Tuesday, February 28, 2006

the joke whore

its almost eight o'clock. i stated work at five. and this is pretty much the first break that i have had all night. and by break, i mean time wherein i am paid to do the things that i would do for free. i started out pretty early this morning, so i have to admit i am tired. i was back in TO by one, starting out in oshawa, and that was all good because i have time to relax in the afternoon (and digest my sausage mcmuffins).

a weird thing happened to me outside of the go train. people were annoyed that the train doors were not open when the bus dropped us little bugs off and were standing around, doing the typical its-cold-out-here-poor-me mumble. when, a rather large older man, with a drop of snot hanging from his nose (i choose to believe it was cold weather induced snot, not the from a real cough-sneeze-sneez kind of cold), started cracking, in a very articulate professional manner, jokes. seriously. a whole show. complete with mother-in-law fat jokes, wife jokes, all kinda of one liners. i looked around for hidden cameras, wondering if this was really happening. i told him that i had heard them all before and tried to bury my nose in my book. (why wasn't my ipod on, i will never know). the other people in the shelter could feel sorry for my position i could tell.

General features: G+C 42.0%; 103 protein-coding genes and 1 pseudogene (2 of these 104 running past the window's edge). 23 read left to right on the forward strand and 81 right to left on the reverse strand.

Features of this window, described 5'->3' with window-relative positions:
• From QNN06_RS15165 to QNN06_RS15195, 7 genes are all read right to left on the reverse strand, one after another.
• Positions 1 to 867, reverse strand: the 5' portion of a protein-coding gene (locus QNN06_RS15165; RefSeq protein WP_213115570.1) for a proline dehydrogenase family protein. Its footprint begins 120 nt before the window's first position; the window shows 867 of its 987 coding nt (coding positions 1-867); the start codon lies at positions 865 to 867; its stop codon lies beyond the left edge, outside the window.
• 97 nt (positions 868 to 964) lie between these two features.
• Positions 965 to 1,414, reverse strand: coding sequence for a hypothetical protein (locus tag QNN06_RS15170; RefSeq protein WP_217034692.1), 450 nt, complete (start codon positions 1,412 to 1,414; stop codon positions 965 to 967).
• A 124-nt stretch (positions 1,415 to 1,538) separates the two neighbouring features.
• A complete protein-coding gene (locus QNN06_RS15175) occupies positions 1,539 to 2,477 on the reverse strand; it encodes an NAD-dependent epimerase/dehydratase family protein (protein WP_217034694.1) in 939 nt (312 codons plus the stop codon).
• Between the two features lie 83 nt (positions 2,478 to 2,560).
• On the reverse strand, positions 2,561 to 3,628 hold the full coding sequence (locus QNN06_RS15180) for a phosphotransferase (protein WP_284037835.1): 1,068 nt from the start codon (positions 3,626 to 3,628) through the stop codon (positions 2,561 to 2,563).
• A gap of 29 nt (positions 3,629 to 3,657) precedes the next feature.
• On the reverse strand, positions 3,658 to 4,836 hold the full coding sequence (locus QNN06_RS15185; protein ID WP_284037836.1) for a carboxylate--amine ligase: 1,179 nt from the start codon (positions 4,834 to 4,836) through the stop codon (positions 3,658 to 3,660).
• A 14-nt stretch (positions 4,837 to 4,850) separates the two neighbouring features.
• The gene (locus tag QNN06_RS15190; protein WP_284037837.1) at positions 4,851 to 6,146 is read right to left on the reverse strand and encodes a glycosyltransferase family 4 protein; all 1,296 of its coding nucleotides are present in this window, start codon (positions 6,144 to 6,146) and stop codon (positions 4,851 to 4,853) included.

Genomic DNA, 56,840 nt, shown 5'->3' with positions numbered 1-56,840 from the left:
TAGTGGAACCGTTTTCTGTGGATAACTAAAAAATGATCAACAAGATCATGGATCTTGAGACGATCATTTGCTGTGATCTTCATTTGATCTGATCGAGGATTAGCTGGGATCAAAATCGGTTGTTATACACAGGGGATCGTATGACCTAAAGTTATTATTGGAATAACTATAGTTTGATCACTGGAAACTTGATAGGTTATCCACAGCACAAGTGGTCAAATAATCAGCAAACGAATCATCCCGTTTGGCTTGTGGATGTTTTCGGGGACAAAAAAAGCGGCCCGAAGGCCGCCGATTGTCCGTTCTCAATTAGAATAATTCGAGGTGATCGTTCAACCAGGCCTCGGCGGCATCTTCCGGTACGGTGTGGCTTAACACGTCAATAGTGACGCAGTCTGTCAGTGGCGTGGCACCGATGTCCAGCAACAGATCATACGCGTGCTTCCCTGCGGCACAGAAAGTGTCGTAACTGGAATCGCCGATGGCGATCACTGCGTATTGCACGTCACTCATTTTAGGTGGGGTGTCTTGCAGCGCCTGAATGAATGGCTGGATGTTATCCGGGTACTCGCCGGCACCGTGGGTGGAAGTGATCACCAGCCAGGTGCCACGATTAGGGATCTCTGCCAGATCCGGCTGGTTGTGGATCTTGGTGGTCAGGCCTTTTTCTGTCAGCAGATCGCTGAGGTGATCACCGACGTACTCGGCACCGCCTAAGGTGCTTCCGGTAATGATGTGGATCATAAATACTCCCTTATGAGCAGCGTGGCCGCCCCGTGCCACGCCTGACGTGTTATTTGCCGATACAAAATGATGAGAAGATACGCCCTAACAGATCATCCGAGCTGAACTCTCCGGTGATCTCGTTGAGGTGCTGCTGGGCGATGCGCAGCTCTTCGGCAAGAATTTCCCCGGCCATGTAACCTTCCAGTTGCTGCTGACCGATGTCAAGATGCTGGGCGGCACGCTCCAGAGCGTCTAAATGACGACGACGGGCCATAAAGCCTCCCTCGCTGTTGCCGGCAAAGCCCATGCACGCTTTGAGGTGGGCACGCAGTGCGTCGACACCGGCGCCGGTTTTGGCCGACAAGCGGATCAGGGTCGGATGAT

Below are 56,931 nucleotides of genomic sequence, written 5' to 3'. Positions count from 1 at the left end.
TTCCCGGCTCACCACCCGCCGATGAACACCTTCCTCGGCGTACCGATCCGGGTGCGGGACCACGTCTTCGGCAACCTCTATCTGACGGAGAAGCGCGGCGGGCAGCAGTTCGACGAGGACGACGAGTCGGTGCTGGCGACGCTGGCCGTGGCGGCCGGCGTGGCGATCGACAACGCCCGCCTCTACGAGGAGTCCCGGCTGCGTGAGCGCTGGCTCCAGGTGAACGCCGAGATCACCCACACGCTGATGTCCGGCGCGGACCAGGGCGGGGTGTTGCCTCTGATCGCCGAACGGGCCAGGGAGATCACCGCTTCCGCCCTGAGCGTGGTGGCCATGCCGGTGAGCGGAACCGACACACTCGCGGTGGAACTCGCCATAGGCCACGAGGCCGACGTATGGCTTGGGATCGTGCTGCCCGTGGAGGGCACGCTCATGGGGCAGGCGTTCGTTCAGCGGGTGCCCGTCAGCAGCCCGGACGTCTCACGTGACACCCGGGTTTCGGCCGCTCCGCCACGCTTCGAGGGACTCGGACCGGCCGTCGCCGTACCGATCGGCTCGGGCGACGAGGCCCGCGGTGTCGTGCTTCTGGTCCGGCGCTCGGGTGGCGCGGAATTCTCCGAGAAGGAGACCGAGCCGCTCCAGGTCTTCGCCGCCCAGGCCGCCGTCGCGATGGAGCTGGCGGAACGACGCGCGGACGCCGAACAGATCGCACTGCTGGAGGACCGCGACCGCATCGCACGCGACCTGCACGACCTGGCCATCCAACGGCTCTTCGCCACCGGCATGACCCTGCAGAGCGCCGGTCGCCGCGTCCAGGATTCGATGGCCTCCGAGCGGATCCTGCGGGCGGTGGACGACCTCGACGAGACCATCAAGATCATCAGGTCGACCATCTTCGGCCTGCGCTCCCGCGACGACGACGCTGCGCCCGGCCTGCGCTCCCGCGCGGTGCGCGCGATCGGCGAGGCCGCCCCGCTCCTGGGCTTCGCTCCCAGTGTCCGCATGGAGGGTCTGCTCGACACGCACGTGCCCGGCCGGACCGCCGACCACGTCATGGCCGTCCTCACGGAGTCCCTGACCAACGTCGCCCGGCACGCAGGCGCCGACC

when the doors did open, he handed me a booklet of paper. on it was ordering information to the tune of: "if you liked what you heard today, order book 1 or book 2 for 12.95..." what the fuck? if you are out there, reverend of door-to-door comedy salesman, i am giving you a very serious shake of the head. i felt used! here i was being all sympathetic (to what i thought was a crazy old guy) like the sucker that i am! and really, here was a real joker, an up-to-no-good comic whore, prostituting himself with jokes, giving out his first hit for free, and seeing who would buy! i threw out the sheet though now i almost wished i had kept it.